Studio Wiring Setup for Home Recording and Mixing – Split Console

In: Recording Studio | 02-19-2012 11:35:10 PST | COMMENTS

Basic studio wiring setup for a split console.

First: what’s a split console?

24-ch-wunderbar-audio-consoleRecording / mixing consoles are generally described as either split consoles or inline consoles. Knowing exactly what a split console is will help be a huge help in making the right choices when wiring your studio. The importance of knowing the signal flow of your console cannot be overrated: being a master of every bus means you can move and manipulate a signal in any way your brain can imagine. The best painters need to know how their paint and brushes work, so too do audio engineers about the signal flow of all their gear. (Jump directly to: how to set up a split console in a home studio)

A split console is the most common for home recording studios. They have one signal per channel or module (the channel signal), as opposed to an inline that has two audio signals (the channel and monitor signal). Inline consoles are usually only found professional recording studios because of their increased flexibility to route signals, and they have can have a huge i/o count without needing a 40-foot long footprint.

The channel signal is the audio signal going through the mic/line amp on that module (mic or line input), whereas the monitor signal is coming back FROM your recording device (tape machine, computer interface, etc.), hence monitor channel. When recording, the channel is for your mics, and in mixing it’s for your tape returns (most inline consoles have global modes that do all that switching for you).


Inline means you can have your tape send AND tape return on the same module (you’ll have two faders on the module, big and little for channel and monitor, or for smaller inline consoles a fader and a pot to control the level of the monitor signal). Often you’ll have different signals on the send vs. return paths depending on how the mics are patched and the order in which you like to record on tape.

On the other hand, a split console means you have your tape send on a DIFFERENT module than your tape return, hence the console is split (as in split in half: half are tape sends, and half or tape returns) YES you need to listen to both signals – NOT at the same time, but to ensure that your listening to the signal at all the gain states to and from tape as well as for correctly creating headphone mixes for your artists.

Basic split console home studio wiring set up:

(The wiring diagram is for a 8 track tape machine, but it’s exactly the same as if you have an 8 channel interface for your computer, and also the same concept if you have 24, 32 or 48 i/o on your console):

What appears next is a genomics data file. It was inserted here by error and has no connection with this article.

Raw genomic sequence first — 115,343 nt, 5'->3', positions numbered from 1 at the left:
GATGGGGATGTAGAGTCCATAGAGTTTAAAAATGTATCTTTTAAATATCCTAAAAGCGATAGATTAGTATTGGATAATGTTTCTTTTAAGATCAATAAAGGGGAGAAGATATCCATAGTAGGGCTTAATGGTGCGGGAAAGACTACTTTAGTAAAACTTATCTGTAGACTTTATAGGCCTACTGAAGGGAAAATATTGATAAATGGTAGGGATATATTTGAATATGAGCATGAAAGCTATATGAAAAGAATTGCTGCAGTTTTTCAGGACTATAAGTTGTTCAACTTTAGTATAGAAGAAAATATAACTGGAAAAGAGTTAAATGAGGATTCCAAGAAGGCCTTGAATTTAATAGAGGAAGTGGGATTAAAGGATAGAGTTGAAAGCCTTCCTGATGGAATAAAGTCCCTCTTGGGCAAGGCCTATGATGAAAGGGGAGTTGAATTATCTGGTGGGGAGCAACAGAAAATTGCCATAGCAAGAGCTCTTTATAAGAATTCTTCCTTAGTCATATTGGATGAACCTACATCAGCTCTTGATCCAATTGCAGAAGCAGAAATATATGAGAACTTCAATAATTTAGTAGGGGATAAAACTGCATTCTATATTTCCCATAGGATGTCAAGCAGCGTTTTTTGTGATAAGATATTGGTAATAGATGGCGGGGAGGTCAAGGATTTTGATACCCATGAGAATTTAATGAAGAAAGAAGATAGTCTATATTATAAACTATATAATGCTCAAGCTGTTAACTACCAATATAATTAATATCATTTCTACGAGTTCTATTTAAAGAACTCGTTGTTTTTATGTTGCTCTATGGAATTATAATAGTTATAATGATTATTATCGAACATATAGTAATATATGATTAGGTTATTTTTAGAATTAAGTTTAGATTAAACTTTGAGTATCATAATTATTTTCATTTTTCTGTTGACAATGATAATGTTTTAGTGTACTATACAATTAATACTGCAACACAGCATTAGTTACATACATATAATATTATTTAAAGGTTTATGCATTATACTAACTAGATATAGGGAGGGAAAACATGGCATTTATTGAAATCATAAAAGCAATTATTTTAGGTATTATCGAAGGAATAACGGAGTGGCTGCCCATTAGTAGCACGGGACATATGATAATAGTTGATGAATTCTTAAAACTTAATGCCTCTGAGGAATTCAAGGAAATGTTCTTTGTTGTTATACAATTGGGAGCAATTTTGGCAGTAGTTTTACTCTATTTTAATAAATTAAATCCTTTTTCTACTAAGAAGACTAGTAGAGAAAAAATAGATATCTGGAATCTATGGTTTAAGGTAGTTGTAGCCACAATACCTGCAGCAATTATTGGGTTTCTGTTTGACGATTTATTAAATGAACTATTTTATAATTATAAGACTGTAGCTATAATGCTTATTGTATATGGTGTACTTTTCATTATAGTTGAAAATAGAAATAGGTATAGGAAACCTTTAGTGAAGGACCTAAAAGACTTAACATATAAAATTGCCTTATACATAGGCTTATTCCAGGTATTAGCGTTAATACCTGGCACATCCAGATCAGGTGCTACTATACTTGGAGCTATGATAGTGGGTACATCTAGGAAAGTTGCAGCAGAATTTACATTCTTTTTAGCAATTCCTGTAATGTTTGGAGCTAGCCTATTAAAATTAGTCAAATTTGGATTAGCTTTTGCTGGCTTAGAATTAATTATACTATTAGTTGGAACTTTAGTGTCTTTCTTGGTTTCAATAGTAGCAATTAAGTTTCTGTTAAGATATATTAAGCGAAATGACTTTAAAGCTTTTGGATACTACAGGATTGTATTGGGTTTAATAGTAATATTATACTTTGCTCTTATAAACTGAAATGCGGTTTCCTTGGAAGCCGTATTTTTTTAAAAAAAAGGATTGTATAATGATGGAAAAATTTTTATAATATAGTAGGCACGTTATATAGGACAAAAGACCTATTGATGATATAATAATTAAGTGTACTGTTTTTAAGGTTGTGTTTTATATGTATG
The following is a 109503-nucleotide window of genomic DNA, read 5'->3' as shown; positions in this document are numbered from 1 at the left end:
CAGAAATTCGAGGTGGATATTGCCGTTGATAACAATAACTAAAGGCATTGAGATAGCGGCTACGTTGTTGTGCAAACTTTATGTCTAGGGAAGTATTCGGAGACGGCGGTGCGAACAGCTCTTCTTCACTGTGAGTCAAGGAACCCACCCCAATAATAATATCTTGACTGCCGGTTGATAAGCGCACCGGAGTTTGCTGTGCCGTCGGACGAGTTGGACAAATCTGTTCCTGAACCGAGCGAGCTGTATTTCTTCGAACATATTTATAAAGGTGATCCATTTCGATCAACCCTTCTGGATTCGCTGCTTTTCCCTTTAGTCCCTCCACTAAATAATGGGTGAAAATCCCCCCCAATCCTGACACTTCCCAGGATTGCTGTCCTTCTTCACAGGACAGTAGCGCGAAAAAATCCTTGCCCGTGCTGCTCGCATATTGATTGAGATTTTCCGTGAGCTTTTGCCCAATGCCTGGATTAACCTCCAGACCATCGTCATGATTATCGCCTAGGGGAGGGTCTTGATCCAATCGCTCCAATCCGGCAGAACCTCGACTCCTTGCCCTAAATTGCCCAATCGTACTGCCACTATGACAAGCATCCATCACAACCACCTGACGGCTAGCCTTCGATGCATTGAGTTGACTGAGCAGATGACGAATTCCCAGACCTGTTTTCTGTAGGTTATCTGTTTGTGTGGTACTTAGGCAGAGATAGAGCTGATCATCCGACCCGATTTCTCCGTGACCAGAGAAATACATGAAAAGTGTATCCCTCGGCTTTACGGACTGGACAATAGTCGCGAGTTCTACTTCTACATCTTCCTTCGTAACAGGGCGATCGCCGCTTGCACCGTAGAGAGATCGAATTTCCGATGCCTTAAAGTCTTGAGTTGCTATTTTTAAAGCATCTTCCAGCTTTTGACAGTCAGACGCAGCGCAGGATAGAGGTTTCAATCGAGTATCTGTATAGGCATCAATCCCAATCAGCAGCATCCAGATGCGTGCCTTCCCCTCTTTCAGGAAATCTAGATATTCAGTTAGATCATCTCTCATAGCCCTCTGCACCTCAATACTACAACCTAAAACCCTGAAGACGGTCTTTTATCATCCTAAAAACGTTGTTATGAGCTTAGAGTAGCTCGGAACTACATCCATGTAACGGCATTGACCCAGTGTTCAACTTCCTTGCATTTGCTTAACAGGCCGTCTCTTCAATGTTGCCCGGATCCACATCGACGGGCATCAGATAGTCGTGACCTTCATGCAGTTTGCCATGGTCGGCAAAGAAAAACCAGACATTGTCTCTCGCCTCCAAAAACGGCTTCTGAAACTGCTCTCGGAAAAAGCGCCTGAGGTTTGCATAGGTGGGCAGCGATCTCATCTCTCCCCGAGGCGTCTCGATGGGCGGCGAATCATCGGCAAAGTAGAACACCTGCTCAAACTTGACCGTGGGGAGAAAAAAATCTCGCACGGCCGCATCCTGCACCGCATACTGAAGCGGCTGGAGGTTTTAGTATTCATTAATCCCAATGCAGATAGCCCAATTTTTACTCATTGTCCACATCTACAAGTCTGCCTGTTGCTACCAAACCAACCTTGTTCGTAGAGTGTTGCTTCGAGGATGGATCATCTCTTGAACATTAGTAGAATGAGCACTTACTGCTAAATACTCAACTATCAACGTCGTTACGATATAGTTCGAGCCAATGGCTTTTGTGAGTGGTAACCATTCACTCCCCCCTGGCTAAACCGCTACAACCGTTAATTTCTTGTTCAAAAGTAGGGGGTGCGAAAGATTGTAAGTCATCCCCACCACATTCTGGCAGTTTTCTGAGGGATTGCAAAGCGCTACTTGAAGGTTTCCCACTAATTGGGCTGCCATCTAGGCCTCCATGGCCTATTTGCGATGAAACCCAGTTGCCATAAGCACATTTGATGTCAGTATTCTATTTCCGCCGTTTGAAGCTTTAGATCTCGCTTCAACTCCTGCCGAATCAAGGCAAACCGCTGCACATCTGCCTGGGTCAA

1. The inputs from your microphones (usually coming into the control room via a snake) get plugged into one “half” of your console mic/line inputs (in this case channels 1-8). You’ll have more than 8, but that’s OK, that’s why you need a patchbay so you can re-patch to the input you want, or even better, use subgroups.
    2. Take the direct outputs of those channels where your microphones / line signals are coming into the console and plug them into a pactchbay (half-normalled). The bottom row of that patch bay then gets sent to your tape machine / audio interface. That means if you do NOT patch, the signal you have coming into your console on channel 1 will get recorded on track 1. BUT by using the patchway, you can also cross patch to another track if you want (easier than changing the input of the mic all the time)
    3. Here’s where the split console comes in: the TAPE RETURNS (output of the tape machine or interface) then come back into the console on different inputs on your console, in this case channels 9-16. This is where you listen to your tape returns.

      Wiring diagram for home studio: split console

      click to enlarge. thank you midi magic for part of this image. had to change it a little bit, but it saved a lot of time drawing it all from scratch

    4. Important: don’t listen to both mic input and tape return of the same signal. That’s double monitoring and it’s bad. Listen to your mic input to set input levels, for sending the signal you’re recording to headphones during overdubs, etc. 95% of the time you listen to tape returns.
    5. Take the monitor output and send to your monitors (NEVER SEND THE MASTER OUTPUT TO MONITORS!!!)
    6. Send the master output to your 2-track recording master. If you’re sending back into your digital audio workstation (DAW), then patch the master outputs of your console into your patchbay, so when you’re ready to record your mix, cross-patch the master outputs back into your interface so you can record them (**** BUT MUTE THE TRACKS IN YOUR DAW THAT IS THE RECORDING THE MIX OTHERWISE YOU’LL GET NASTY FEEDBACK ****)
    7. If your console has subgroups, patch those into your patchbay as well. This will let you comp (create subgroups or mixes of multiple signal) while recording. It can be helpful as well to create stems within your mix by using an analog signal which can help warm up the sound a bit.


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